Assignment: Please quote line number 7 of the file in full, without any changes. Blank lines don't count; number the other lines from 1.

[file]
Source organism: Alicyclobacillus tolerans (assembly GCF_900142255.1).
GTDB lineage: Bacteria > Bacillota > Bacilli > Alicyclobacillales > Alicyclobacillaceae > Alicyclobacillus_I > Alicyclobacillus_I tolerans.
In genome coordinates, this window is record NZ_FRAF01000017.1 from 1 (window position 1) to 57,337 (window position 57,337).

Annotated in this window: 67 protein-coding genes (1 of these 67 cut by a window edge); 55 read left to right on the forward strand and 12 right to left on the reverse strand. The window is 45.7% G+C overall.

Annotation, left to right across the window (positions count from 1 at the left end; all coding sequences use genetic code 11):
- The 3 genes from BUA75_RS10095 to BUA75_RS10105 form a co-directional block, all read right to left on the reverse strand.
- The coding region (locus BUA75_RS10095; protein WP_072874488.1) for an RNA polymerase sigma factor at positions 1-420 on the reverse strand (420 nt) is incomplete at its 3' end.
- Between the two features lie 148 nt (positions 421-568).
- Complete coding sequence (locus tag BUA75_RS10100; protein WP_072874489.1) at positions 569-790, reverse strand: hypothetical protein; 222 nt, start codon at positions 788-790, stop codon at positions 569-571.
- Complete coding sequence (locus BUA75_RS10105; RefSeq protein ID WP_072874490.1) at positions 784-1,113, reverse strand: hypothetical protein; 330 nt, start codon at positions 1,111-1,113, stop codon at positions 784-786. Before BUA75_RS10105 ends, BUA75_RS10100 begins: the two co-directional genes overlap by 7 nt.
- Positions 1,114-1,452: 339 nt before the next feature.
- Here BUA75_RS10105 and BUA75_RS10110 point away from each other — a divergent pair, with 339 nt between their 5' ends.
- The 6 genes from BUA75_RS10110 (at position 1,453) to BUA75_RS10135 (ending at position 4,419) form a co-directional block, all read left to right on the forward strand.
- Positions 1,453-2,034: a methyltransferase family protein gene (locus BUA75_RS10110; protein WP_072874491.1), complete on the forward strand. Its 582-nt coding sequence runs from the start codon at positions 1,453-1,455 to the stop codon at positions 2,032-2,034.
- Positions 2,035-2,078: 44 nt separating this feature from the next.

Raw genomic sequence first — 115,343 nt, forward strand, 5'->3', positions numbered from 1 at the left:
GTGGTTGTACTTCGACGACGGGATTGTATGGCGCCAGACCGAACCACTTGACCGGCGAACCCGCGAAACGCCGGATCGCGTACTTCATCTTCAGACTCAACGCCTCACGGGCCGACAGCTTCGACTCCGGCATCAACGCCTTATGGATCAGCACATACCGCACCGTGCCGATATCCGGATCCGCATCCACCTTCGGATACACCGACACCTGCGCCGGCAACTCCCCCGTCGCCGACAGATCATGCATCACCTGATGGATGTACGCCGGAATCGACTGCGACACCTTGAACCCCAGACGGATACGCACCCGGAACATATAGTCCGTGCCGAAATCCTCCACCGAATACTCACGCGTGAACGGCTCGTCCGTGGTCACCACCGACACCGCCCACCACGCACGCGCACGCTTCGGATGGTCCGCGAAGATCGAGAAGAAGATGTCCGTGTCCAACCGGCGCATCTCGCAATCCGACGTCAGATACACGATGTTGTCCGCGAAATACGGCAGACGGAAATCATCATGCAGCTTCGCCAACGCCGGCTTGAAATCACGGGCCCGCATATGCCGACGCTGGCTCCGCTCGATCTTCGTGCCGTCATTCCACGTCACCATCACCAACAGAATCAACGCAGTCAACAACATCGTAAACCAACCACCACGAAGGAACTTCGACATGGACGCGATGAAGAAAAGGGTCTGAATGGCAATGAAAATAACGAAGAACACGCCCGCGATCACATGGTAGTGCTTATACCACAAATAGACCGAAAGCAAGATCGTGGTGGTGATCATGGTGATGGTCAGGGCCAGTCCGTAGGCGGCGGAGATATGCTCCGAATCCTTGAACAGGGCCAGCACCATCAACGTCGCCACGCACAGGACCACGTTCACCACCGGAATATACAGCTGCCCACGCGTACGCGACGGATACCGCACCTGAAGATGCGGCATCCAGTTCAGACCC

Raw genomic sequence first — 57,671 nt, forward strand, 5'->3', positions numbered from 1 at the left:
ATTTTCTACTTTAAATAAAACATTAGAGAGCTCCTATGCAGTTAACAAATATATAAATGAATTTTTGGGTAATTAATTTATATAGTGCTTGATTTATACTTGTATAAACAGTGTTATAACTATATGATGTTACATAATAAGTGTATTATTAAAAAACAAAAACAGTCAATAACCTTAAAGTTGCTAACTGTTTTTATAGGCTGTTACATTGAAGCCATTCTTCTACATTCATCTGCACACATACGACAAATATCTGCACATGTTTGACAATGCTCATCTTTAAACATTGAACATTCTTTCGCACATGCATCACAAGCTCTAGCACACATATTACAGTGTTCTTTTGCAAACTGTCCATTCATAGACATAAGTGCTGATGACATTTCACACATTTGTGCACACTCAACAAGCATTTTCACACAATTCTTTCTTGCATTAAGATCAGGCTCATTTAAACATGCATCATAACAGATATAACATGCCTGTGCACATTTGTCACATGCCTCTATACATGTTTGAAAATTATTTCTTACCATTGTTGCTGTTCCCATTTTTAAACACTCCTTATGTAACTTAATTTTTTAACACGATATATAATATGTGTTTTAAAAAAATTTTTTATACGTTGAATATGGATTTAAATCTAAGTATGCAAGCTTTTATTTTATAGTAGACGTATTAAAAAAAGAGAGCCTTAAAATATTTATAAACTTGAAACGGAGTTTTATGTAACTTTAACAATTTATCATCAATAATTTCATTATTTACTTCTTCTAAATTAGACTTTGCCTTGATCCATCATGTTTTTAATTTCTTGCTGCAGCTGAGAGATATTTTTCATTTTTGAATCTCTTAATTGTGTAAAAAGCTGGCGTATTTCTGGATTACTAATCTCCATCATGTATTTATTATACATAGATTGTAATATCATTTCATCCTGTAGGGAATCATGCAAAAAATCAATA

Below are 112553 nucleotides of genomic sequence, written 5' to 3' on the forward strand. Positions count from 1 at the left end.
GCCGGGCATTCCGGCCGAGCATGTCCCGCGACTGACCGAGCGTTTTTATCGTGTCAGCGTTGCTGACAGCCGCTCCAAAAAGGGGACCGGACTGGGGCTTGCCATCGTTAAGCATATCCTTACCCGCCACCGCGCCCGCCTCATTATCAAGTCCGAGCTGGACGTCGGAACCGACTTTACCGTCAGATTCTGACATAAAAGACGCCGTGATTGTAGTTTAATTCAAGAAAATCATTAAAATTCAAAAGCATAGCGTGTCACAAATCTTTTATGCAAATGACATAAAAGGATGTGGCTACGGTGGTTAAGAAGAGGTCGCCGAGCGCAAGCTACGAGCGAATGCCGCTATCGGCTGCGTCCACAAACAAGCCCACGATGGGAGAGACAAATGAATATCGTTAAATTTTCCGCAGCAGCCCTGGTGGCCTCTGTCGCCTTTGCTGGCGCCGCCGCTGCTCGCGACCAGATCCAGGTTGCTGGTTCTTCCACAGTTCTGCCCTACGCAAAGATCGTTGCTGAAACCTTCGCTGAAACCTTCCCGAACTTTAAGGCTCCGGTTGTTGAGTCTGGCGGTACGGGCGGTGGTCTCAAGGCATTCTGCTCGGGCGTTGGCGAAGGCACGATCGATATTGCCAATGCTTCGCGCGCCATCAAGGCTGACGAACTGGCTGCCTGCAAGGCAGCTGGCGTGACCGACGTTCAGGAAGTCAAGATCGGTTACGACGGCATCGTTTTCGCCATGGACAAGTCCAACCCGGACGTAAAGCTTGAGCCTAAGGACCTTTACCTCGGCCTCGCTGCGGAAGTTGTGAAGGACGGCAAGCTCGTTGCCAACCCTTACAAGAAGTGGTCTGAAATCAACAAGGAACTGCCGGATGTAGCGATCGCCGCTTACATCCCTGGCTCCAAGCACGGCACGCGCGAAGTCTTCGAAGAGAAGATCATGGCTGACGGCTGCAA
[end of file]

- The coding region (locus BUA75_RS10095; protein WP_072874488.1) for an RNA polymerase sigma factor at positions 1-420 on the reverse strand (420 nt) is incomplete at its 3' end.